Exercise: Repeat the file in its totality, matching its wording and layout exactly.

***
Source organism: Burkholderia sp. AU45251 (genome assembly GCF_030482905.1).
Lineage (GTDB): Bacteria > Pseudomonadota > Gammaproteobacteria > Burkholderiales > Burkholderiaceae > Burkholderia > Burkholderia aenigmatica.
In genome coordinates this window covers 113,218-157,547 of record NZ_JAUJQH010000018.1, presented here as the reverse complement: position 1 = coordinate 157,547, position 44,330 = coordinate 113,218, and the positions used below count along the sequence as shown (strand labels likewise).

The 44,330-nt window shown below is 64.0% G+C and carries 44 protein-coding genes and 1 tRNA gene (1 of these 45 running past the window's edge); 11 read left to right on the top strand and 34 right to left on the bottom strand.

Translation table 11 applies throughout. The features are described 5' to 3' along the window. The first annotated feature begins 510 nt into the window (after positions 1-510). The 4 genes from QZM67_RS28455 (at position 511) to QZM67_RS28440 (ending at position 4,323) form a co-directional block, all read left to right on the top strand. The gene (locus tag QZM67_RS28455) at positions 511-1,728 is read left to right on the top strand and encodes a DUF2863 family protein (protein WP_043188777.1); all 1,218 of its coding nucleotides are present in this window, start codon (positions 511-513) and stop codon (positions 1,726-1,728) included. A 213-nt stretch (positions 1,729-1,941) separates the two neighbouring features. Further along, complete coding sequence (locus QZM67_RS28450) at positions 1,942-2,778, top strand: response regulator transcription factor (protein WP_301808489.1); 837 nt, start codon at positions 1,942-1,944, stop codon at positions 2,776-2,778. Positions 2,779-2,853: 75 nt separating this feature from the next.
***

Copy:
Source organism: Burkholderia sp. AU45251 (genome assembly GCF_030482905.1).
Lineage (GTDB): Bacteria > Pseudomonadota > Gammaproteobacteria > Burkholderiales > Burkholderiaceae > Burkholderia > Burkholderia aenigmatica.
In genome coordinates this window covers 113,218-157,547 of record NZ_JAUJQH010000018.1, presented here as the reverse complement: position 1 = coordinate 157,547, position 44,330 = coordinate 113,218, and the positions used below count along the sequence as shown (strand labels likewise).

The 44,330-nt window shown below is 64.0% G+C and carries 44 protein-coding genes and 1 tRNA gene (1 of these 45 running past the window's edge); 11 read left to right on the top strand and 34 right to left on the bottom strand.

Translation table 11 applies throughout. The features are described 5' to 3' along the window. The first annotated feature begins 510 nt into the window (after positions 1-510). The 4 genes from QZM67_RS28455 (at position 511) to QZM67_RS28440 (ending at position 4,323) form a co-directional block, all read left to right on the top strand. The gene (locus tag QZM67_RS28455) at positions 511-1,728 is read left to right on the top strand and encodes a DUF2863 family protein (protein WP_043188777.1); all 1,218 of its coding nucleotides are present in this window, start codon (positions 511-513) and stop codon (positions 1,726-1,728) included. A 213-nt stretch (positions 1,729-1,941) separates the two neighbouring features. Further along, complete coding sequence (locus QZM67_RS28450) at positions 1,942-2,778, top strand: response regulator transcription factor (protein WP_301808489.1); 837 nt, start codon at positions 1,942-1,944, stop codon at positions 2,776-2,778. Positions 2,779-2,853: 75 nt separating this feature from the next.